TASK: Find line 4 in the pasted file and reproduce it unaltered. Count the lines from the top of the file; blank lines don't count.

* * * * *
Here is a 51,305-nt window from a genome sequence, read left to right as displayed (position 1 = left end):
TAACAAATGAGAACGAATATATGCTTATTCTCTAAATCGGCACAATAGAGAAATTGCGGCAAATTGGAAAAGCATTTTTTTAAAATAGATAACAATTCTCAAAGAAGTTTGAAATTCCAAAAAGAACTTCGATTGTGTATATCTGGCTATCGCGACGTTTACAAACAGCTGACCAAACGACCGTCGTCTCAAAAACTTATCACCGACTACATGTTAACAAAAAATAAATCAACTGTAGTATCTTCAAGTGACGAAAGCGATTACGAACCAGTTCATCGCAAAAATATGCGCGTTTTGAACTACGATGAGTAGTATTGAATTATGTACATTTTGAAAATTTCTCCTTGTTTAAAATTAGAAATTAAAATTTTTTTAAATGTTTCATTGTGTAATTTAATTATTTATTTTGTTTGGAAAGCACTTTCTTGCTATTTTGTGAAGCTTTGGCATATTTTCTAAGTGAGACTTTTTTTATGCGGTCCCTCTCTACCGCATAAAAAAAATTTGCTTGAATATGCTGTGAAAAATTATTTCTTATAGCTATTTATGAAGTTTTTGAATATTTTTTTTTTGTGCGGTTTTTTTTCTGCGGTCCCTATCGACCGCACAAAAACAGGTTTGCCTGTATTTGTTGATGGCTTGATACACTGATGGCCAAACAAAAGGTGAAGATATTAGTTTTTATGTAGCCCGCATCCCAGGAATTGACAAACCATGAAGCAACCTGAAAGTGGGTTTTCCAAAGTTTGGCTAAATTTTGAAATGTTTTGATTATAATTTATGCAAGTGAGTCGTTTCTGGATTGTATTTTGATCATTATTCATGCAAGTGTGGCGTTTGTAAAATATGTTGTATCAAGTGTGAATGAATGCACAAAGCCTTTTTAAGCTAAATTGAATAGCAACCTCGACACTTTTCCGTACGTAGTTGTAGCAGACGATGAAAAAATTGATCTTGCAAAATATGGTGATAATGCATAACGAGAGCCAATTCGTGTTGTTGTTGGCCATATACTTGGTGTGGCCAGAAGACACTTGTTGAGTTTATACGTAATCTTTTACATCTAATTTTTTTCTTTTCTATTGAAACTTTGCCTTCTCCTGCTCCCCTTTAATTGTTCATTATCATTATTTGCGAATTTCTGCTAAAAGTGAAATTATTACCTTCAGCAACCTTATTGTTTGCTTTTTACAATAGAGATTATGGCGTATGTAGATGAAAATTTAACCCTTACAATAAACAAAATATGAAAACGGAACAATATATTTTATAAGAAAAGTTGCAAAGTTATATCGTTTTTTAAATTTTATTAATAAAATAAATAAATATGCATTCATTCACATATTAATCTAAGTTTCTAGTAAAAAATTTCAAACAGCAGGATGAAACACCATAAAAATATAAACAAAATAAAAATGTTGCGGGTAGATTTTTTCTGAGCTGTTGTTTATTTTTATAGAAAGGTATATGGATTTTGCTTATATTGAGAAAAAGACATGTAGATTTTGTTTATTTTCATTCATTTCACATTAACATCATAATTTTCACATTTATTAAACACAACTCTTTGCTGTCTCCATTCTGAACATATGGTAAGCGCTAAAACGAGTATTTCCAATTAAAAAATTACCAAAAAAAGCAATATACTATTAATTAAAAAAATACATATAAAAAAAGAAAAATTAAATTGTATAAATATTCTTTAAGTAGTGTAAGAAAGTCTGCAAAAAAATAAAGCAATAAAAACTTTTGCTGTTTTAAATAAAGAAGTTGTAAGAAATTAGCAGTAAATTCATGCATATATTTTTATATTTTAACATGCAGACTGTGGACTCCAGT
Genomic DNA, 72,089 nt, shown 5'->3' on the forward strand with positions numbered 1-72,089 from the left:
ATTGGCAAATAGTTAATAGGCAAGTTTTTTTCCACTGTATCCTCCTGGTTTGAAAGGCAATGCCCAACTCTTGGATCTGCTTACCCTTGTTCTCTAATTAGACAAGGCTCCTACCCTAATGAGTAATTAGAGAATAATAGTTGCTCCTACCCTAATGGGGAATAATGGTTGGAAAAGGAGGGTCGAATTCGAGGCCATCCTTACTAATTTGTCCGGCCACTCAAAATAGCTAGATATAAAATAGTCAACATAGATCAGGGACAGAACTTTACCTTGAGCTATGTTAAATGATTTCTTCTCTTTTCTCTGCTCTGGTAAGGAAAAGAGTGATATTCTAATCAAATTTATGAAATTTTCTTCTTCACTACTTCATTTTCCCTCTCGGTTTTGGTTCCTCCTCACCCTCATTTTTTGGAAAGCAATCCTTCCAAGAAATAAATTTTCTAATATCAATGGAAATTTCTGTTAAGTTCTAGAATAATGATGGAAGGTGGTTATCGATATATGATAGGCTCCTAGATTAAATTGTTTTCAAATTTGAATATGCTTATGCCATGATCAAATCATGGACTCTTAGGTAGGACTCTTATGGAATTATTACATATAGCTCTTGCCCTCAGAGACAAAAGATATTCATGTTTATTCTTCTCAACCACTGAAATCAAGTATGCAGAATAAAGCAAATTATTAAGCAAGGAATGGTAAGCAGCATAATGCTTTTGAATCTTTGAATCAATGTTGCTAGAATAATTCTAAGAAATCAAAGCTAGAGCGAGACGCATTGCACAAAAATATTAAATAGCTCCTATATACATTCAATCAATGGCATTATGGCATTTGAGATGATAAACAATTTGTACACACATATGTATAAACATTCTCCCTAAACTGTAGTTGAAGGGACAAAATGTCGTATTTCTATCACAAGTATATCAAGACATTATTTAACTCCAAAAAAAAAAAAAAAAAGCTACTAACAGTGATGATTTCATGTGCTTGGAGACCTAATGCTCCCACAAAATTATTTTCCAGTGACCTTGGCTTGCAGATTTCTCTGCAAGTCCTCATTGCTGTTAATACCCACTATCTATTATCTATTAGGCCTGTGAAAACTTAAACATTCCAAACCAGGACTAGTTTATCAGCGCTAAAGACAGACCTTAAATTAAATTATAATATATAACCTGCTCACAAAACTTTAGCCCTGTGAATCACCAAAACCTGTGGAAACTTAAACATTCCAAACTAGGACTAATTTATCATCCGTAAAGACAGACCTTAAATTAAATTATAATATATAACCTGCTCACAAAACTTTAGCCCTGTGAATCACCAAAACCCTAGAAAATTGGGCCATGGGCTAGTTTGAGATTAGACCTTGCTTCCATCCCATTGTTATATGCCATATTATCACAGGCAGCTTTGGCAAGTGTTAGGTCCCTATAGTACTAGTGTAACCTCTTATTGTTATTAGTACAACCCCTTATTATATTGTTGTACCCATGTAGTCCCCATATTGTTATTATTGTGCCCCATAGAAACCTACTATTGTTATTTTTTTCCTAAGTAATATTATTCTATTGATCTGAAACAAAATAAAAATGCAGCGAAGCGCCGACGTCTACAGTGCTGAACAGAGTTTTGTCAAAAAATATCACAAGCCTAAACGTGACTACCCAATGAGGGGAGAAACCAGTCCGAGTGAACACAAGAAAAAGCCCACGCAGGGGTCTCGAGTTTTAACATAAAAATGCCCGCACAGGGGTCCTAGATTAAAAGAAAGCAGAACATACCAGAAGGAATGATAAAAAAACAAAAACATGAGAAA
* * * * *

ATTGGCAAATAGTTAATAGGCAAGTTTTTTTCCACTGTATCCTCCTGGTTTGAAAGGCAATGCCCAACTCTTGGATCTGCTTACCCTTGTTCTCTAATTAGACAAGGCTCCTACCCTAATGAGTAATTAGAGAATAATAGTTGCTCCTACCCTAATGGGGAATAATGGTTGGAAAAGGAGGGTCGAATTCGAGGCCATCCTTACTAATTTGTCCGGCCACTCAAAATAGCTAGATATAAAATAGTCAACATAGATCAGGGACAGAACTTTACCTTGAGCTATGTTAAATGATTTCTTCTCTTTTCTCTGCTCTGGTAAGGAAAAGAGTGATATTCTAATCAAATTTATGAAATTTTCTTCTTCACTACTTCATTTTCCCTCTCGGTTTTGGTTCCTCCTCACCCTCATTTTTTGGAAAGCAATCCTTCCAAGAAATAAATTTTCTAATATCAATGGAAATTTCTGTTAAGTTCTAGAATAATGATGGAAGGTGGTTATCGATATATGATAGGCTCCTAGATTAAATTGTTTTCAAATTTGAATATGCTTATGCCATGATCAAATCATGGACTCTTAGGTAGGACTCTTATGGAATTATTACATATAGCTCTTGCCCTCAGAGACAAAAGATATTCATGTTTATTCTTCTCAACCACTGAAATCAAGTATGCAGAATAAAGCAAATTATTAAGCAAGGAATGGTAAGCAGCATAATGCTTTTGAATCTTTGAATCAATGTTGCTAGAATAATTCTAAGAAATCAAAGCTAGAGCGAGACGCATTGCACAAAAATATTAAATAGCTCCTATATACATTCAATCAATGGCATTATGGCATTTGAGATGATAAACAATTTGTACACACATATGTATAAACATTCTCCCTAAACTGTAGTTGAAGGGACAAAATGTCGTATTTCTATCACAAGTATATCAAGACATTATTTAACTCCAAAAAAAAAAAAAAAAAGCTACTAACAGTGATGATTTCATGTGCTTGGAGACCTAATGCTCCCACAAAATTATTTTCCAGTGACCTTGGCTTGCAGATTTCTCTGCAAGTCCTCATTGCTGTTAATACCCACTATCTATTATCTATTAGGCCTGTGAAAACTTAAACATTCCAAACCAGGACTAGTTTATCAGCGCTAAAGACAGACCTTAAATTAAATTATAATATATAACCTGCTCACAAAACTTTAGCCCTGTGAATCACCAAAACCTGTGGAAACTTAAACATTCCAAACTAGGACTAATTTATCATCCGTAAAGACAGACCTTAAATTAAATTATAATATATAACCTGCTCACAAAACTTTAGCCCTGTGAATCACCAAAACCCTAGAAAATTGGGCCATGGGCTAGTTTGAGATTAGACCTTGCTTCCATCCCATTGTTATATGCCATATTATCACAGGCAGCTTTGGCAAGTGTTAGGTCCCTATAGTACTAGTGTAACCTCTTATTGTTATTAGTACAACCCCTTATTATATTGTTGTACCCATGTAGTCCCCATATTGTTATTATTGTGCCCCATAGAAACCTACTATTGTTATTTTTTTCCTAAGTAATATTATTCTATTGATCTGAAACAAAATAAAAATGCAGCGAAGCGCCGACGTCTACAGTGCTGAACAGAGTTTTGTCAAAAAATATCACAAGCCTAAACGTGACTACCCAATGAGGGGAGAAACCAGTCCGAGTGAACACAAGAAAAAGCCCACGCAGGGGTCTCGAGTTTTAACATAAAAATGCCCGCACAGGGGTCCTAGATTAAAAGAAAGCAGAACATACCAGAAGGAATGATAAAAAAACAAAAACATGAGAAA